I am simply giving a few leads: first, each of us often makes the same mistakes over and over again. So reread several of your writings to locate them. Then you can tackle these points specifically, for example by doing exercises online on specialized websites. You get your score each time, which allows you to locate your progress. It’s more fun and less daunting than classic dictations. You can even obtain “certifications” on certain networks that you can indicate on your CV because good written expression is now becoming a sought-after skill!
When you have finished writing a text, also get in the habit of rereading yourself several times, focusing your attention on different points: once on the consistency and clarity of your text, and once only on the spelling. You will learn to correct yourself and you will gradually make fewer mistakes as your eye will practice chasing them away. For best practice and to learn in depth about copywriting, buy our best copywriting course now.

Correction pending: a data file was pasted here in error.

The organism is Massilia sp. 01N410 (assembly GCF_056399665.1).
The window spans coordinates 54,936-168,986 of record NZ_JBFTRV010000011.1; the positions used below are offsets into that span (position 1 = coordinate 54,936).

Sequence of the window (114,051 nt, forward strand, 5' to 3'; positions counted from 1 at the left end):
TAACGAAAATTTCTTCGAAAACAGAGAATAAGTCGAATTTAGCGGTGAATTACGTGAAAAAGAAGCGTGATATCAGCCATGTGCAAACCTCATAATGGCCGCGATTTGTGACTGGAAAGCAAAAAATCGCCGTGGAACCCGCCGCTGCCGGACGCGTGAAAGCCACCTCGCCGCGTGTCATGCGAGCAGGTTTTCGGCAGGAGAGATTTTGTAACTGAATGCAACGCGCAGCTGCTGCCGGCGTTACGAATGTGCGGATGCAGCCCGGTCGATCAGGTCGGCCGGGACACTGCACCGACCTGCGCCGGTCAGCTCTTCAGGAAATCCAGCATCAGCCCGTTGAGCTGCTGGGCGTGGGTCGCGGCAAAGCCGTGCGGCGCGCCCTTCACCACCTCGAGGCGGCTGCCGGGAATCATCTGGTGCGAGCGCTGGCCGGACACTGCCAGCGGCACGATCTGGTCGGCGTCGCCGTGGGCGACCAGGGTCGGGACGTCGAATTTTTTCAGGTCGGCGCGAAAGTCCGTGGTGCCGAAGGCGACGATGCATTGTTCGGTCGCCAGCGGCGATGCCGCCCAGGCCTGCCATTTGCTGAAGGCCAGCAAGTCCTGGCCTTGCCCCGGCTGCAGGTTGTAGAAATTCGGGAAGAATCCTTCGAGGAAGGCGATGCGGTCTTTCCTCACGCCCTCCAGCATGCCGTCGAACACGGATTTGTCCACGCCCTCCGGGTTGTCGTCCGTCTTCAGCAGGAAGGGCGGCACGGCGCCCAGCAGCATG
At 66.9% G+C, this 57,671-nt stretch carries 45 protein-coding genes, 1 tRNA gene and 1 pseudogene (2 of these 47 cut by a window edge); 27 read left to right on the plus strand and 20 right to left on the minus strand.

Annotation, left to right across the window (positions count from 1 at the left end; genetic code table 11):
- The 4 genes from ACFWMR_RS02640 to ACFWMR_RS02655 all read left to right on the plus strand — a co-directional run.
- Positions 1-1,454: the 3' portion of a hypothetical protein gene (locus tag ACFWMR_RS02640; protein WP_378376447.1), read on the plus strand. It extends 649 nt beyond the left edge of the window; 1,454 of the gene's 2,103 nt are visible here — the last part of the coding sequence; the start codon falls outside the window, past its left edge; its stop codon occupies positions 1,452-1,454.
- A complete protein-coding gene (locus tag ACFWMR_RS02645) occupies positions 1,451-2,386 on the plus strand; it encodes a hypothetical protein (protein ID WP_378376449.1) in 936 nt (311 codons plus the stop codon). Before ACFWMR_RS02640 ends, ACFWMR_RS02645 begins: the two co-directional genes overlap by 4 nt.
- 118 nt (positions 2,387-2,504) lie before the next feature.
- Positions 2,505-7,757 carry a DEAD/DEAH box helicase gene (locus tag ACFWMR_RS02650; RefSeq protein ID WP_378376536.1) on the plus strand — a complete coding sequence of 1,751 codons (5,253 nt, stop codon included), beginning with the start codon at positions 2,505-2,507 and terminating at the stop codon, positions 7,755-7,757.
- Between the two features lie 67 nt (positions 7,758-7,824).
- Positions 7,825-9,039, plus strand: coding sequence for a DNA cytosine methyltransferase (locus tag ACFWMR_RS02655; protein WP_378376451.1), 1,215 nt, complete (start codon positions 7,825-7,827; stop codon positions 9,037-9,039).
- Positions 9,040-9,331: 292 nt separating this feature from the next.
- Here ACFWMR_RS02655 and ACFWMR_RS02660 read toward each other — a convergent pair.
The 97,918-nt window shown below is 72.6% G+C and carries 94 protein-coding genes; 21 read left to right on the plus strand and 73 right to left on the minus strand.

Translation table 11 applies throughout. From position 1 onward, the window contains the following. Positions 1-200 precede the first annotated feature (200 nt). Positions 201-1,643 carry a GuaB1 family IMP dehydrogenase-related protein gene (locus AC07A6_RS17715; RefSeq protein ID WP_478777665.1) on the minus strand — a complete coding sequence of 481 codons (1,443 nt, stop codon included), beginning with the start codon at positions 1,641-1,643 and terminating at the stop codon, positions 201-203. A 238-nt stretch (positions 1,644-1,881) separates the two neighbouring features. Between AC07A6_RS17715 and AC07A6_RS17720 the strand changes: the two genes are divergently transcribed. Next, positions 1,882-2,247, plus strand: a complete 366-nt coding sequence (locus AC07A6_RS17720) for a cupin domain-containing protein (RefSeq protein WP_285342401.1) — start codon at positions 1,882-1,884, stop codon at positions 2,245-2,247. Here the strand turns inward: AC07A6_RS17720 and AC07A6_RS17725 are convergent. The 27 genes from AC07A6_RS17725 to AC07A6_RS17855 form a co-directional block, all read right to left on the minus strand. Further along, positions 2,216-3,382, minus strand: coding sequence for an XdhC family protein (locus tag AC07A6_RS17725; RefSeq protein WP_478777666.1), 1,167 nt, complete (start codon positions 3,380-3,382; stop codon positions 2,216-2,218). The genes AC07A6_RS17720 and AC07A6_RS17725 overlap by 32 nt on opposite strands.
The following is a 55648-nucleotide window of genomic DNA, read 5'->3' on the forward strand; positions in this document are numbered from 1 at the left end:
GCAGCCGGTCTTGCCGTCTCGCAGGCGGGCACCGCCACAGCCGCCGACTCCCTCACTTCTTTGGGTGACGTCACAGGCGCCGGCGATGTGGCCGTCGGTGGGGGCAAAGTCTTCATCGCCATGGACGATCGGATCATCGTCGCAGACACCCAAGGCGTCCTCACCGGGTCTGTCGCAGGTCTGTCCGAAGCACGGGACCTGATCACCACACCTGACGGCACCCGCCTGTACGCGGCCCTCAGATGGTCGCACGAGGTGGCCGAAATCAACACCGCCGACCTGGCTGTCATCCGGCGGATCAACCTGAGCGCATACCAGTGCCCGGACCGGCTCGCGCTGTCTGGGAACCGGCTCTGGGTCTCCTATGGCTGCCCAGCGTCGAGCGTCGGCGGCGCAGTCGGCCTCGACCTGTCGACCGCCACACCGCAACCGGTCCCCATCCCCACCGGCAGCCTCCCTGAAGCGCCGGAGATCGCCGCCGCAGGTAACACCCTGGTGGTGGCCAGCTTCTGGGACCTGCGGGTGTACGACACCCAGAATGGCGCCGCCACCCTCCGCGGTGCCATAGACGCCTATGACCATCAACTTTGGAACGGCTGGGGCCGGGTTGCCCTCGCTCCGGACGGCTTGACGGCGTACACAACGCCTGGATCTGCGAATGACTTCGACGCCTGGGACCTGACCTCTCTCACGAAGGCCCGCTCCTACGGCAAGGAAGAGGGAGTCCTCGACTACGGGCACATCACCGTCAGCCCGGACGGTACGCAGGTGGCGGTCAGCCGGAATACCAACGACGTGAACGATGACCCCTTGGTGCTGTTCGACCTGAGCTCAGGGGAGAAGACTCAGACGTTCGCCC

- Eliminate blockages in the face of writing
- Writing to be read: written communication instructions for use
- Structure your text well to be clear
- Lighten and enrich your style
- Advice on specific writing (email, cover letter, internship report, meeting report, writing for the web).
- Exercises and answers